Trump is blaming the Florida shooting (none / 0) (#26)
    by jondee on Sun Feb 18, 2018 at 01:56:33 PM EST
    on the failing FBI. SAD!

    I need a drink or something stronger.

    Other things I read this morning (5.00 / 1) (#30)
    by Militarytracy on Sun Feb 18, 2018 at 02:56:17 PM EST
    Some of us may suffer from stress induced health problems brought on by this presidency before this is over :(

    Well the FBI did fail (none / 0) (#29)
    by fishcamp on Sun Feb 18, 2018 at 02:54:28 PM EST
    on the latest school shooting, but it certainly wasn't because they were spending too much time on the Russian investigation.  I know they have plenty of agents to cover both situations.  It's difficult to believe anything he spouts off about.

    Without knowing the particulars (none / 0) (#31)
    by Militarytracy on Sun Feb 18, 2018 at 02:59:09 PM EST
    Exactly what should the FBI have done? What could they have legally done? Could they have confiscated his assault rifle based on thoughts he thought?

    I haven't read the actual internet post (5.00 / 1) (#34)
    by Peter G on Sun Feb 18, 2018 at 03:53:06 PM EST
    that supposedly referred to a school shooting, but if it amounted to a true threat, it would be a federal crime (see subsection (c)) and thus grounds for arrest by the FBI. Interestingly, under current federal gun laws, being under federal charges makes it illegal to acquire a firearm, but not to continue to possess one you already have. (Compare subsection (d)(1) with subsection (g)(1)).

    My understanding (none / 0) (#35)
    by CaptHowdy on Sun Feb 18, 2018 at 04:26:46 PM EST
    Is that it did not. And even if they had wanted to do something all they could have done was knock on his door and try to intimidate.  There was as I understand it no real legal action they could have taken.

    Which of course they might have done (none / 0) (#37)
    by CaptHowdy on Sun Feb 18, 2018 at 04:28:35 PM EST
    Then they could have knocked on the other 975 doors of people who make similar statements that day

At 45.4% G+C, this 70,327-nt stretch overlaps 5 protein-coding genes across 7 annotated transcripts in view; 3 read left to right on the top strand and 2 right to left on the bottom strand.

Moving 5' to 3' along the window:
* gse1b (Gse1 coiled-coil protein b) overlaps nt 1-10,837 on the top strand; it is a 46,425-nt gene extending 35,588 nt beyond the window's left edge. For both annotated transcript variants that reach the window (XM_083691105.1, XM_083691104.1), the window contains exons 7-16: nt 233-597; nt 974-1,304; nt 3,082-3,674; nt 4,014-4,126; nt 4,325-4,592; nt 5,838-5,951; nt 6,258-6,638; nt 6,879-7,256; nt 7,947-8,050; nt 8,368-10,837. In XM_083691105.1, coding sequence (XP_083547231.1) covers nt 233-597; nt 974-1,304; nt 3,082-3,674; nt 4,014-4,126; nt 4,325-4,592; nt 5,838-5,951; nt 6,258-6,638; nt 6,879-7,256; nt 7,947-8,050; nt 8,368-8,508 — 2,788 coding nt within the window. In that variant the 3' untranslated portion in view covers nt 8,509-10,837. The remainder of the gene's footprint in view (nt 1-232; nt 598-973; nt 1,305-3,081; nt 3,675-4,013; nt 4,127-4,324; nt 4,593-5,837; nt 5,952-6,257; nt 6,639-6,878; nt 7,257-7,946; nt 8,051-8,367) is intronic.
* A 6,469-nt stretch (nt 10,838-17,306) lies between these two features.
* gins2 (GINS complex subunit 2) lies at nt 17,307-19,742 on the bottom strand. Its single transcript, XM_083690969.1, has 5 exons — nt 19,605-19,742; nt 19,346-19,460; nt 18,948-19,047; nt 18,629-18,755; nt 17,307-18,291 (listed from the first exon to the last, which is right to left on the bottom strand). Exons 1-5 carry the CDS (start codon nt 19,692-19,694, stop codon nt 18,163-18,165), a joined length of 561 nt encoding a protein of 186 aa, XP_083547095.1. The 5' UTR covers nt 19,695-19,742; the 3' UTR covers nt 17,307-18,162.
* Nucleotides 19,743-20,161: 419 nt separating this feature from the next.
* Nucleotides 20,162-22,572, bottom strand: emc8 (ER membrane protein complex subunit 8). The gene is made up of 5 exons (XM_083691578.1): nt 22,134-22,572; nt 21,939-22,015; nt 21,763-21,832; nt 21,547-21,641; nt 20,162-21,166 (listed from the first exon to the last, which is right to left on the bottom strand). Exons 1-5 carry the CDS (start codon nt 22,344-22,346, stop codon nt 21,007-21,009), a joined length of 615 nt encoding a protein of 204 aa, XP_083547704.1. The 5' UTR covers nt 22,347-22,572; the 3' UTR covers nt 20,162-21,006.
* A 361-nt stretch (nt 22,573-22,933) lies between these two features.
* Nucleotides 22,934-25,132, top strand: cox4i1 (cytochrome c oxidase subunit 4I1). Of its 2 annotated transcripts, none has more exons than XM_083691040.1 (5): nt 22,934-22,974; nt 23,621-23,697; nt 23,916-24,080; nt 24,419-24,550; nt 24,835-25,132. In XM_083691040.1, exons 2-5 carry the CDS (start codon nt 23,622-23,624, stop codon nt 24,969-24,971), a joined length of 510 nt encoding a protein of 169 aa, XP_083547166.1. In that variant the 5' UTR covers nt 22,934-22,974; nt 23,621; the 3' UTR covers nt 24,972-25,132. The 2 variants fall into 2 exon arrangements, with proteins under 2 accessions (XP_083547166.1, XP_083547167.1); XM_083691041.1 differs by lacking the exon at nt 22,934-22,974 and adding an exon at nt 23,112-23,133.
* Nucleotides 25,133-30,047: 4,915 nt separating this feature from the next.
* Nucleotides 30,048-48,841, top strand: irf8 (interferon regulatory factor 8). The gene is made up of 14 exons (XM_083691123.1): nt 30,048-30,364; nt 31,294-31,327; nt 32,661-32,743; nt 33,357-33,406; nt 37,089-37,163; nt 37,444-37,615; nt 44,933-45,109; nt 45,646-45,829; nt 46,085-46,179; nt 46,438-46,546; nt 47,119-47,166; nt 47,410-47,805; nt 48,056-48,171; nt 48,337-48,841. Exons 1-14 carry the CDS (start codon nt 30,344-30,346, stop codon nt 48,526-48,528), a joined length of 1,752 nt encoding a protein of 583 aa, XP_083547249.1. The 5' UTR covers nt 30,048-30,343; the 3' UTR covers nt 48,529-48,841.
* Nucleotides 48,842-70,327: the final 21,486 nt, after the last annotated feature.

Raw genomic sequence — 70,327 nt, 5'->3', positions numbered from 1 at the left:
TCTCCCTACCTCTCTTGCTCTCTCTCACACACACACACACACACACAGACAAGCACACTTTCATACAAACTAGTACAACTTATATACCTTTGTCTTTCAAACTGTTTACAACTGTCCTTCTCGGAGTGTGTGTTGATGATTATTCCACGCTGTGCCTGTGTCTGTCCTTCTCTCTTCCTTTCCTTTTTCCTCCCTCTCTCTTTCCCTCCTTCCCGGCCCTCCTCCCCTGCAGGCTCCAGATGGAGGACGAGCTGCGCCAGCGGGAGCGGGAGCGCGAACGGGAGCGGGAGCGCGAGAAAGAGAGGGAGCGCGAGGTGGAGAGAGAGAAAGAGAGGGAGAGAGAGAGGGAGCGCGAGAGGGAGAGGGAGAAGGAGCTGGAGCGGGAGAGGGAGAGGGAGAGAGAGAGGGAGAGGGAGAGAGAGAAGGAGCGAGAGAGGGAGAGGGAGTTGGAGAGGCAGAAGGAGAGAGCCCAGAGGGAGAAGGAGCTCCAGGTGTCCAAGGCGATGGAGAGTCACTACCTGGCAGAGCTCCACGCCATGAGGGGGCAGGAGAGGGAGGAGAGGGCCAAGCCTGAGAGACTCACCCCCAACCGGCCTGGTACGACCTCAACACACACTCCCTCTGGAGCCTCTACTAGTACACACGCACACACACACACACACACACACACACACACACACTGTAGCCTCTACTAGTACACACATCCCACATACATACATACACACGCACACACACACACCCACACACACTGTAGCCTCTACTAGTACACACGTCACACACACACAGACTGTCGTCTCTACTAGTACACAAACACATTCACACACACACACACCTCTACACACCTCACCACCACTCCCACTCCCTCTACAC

Yeah, and that's just in Florida (none / 0) (#39)
    by jondee on Sun Feb 18, 2018 at 08:28:27 PM EST
    this young man obviously slipped through the cracks, but it's no help to the FBI's Florida office that every disaffected, paranoic, armed-to-the-teeth, loose canon seems to migrate down there or spring up out of the native soil at one point or another.

    I saw the youtube post (none / 0) (#38)
    by Militarytracy on Sun Feb 18, 2018 at 05:05:46 PM EST
    That simply said he wanted to be a school shooter. People post sarcasm along those lines all the time. I don't see how the FBI can investigate every single remark like that.

    But the tip they got from someone who knew him that they thought he was planning a shooting, I don't know what that entailed.

    Thanks for the statutes Peter. It's one thing to want something done, but what could have actually been done under existing laws? I don't think much could have been done.


    The Miami Herald (none / 0) (#40)
    by fishcamp on Mon Feb 19, 2018 at 07:20:31 AM EST
    says he was visited 29 times by a variety of police agencies.  I'm not sure what it takes for the FBI or any agency to do something, but 29 visits to his house is a definite clue something is wrong.

    Here is an article from Boston Globe (5.00 / 2) (#41)
    by Militarytracy on Mon Feb 19, 2018 at 07:42:18 AM EST
    Fishcamp which discusses how much effort his teachers had put into trying to get him help. But social services, after doing a risk assessment that it sounds like school demanded, assessed him as low risk.



    I guess you need teachers (5.00 / 1) (#42)
    by CaptHowdy on Mon Feb 19, 2018 at 07:50:16 AM EST
    In your family to know how unremarkable that is.

    Yes. (none / 0) (#53)
    by Towanda on Mon Feb 19, 2018 at 05:43:04 PM EST
    And we know how many times we try but get no support.

    See the prof at VTech -- with almost twice the number of deaths than in Parkland, Florida -- who tried desperately to get help, when she read the shooter's horrifying essays.

    And the student who held my class hostage and then attacked me was let go with nothing; his mother was a social worker who knew how to work the system.  And the student who stalked me at home and at church as well as on campus and posted death threats against me and another (woman) prof was let off with no more than a TRO, which I had to go to court to get, at my own cost.  (Because the DA laughed at me and said that a prof is a public figure, so we deserve it.)

    The latter was a convicted felon, with dozens of police calls on his record, too.

    And, and, and . . . my family of K12 teachers have dozens of examples. So do the teachers in your school district, and those students are still in your children's and grandchildren's classes, folks.


    5 teachers in my extended family (none / 0) (#54)
    by CaptHowdy on Mon Feb 19, 2018 at 05:49:14 PM EST
    It always amazes me when I hear this stuff and I think back to my public school experience